In the period of which we speak, there reigned in the cities a stench barely conceivable to us modern and women. The streets stank of manure, the courtyards of urine, the stairwells stank of mouldering wood and rat droppings, the kitchens of spoiled cabbage and mutton fat; the unaired parlours stank of stale dust, the bedrooms of greasy sheets, damp featherbeds, and the pungently sweet aroma of chamber-pots. The stench of sulphur rose from the chimneys; the stench of caustic lyes from the tanneries, and from the slaughterhouse came the stench of congealed blood. People stank of sweat and unwashed clothes; from their mouths came the stench of rotting teeth, from their bellies that of onions, and from their bodies, if they were no longer very young, came the stench of rancid cheese and sour milk and tumorous disease. The rivers stank, the marketplaces stank, the churches stank, it stank beneath the bridges and in the palaces. The peasant stank as did the priest the apprentice as did his master’s wife, the whole of the aristocracy stank, even the King himself stank, stank like a rank lion and the Queen like an old goat, summer and winter. For in the eighteenth century there was nothing to hinder the bacteria busy at decomposition, and so there was no human activity, either constructive or destructive, no manifestation of germinating or decaying life, that was not accompanied by stench.
And thus begins one of the most sensuously delightful novels I have read. Patrick Süskind’s Perfume, first published as Das Parfum in 1985, and translated into English by John E.Woods in 1986 takes the reader on the most mesmerising journey into the world of perfume. The novel’s protagonist, Jean-Baptiste Grenouille, born on the streets of 18th century
…when the wind brought him something, a tiny hardly noticeable something, a crumb, an atom of scent than the scent itself; no even less than that: it was more the premonition of a scent that the scent itself – and at the same time it was definitely a premonition of something that he had never smelled before. He backed up against the wall, closed his eyes and flared his nostrils. The scent was so exceptionally delicate and fine that he could not hold onto to it; it continually eluded his perception, was masked by the powder-smoke of the petards, blocked by the exudations of the crowd, fragmented and crushed by the thousands of other city odours. But then, suddenly it was there again, a mere shred, the whiff of a magnificent premonition for only a second…and it vanished at once. Grenouille suffered agonies. For the first time, it was not just that his greedy nature was offended, but his very heart ached. He had the prescience of something extraordinary – this scent was the key for ordering all odours, one could understand nothing about odours if one did not understand this one scent, and his whole life would be bungled, if he, Grenouille, did not succeed in possessing it. He had to have it, not simply in order to possess it, but for his heart to be in peace.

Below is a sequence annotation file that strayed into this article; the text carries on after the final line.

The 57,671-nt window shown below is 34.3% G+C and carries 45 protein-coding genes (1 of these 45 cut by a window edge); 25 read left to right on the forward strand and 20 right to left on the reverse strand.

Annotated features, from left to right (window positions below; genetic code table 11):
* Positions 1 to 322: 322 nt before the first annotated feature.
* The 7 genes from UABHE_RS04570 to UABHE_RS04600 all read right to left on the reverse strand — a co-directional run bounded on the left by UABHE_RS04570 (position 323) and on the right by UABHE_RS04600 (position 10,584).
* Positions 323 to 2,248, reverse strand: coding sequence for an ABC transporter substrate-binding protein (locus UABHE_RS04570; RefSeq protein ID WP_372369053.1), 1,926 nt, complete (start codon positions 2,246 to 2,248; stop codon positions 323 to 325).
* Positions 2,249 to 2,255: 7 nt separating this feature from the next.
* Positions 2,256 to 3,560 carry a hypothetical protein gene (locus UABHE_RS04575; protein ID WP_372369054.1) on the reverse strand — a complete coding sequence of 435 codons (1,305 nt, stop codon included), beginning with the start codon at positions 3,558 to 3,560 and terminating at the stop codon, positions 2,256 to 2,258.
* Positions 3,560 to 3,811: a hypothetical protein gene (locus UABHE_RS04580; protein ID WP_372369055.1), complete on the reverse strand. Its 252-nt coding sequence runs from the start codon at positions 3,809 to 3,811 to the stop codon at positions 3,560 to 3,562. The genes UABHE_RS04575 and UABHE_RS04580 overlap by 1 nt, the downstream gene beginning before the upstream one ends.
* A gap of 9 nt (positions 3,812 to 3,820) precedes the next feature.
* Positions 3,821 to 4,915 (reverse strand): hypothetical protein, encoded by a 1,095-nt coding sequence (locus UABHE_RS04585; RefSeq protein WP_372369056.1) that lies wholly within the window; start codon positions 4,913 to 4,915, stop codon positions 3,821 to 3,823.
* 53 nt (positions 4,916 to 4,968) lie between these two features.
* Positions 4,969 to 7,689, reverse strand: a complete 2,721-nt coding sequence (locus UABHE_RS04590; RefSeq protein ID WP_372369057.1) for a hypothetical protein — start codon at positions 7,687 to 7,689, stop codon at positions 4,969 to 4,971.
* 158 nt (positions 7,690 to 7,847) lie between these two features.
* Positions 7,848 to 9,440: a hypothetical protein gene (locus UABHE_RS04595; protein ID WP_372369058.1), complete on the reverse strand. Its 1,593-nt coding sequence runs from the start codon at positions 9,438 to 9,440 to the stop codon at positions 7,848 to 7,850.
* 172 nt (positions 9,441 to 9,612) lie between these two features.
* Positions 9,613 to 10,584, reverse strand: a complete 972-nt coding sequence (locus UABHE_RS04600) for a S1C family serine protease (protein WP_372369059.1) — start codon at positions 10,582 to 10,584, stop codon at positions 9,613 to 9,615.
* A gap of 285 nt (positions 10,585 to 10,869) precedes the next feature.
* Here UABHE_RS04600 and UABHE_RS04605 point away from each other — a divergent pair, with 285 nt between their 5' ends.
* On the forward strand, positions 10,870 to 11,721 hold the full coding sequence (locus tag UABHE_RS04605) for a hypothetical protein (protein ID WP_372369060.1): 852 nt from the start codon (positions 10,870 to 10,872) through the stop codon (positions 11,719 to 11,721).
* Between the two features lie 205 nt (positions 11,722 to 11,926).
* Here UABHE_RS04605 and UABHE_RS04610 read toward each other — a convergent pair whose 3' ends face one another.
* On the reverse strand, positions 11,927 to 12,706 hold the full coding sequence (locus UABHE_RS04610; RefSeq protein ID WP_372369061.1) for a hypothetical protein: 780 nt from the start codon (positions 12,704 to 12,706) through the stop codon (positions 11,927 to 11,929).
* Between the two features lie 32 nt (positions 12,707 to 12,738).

The odour came rolling down the rue de
Grenouille’s quest for the “perfect” scent takes him on a mesmerising journey of discoveries, till he realises that the scent that can drive anyone wild with desire and that makes men worship the ground the wearer walks on is that of a virgin girl and thus begins a horrifying quest to possess that scent. He cold-bloodedly murders several young women in order to possess their scent, all the while working his way in the perfume industry, learning how to extract and preserve perfumes from the best in the industry in Paris and later Grasse, the capital of perfumes in 18th century France. The novel takes on a horrifying twist when he finally succeeds in concocting the perfume for himself.
From the very first page I was entrapped in the overwhelming descriptions that took me on my own journey of olfactory discoveries, so powerful was the imagery, as is evident from the brief excerpts I have pasted here. The ease with which Süskind has woven in the cold menace into a sublimely beautiful prose is remarkable. The novel makes you alternate between the desire to lose oneself in the world of perfumes and a creepy horror at the drama unfolding before your eyes. Perfume, is unlike any other novel I’ve read, and definitely very high on my list of recommendations.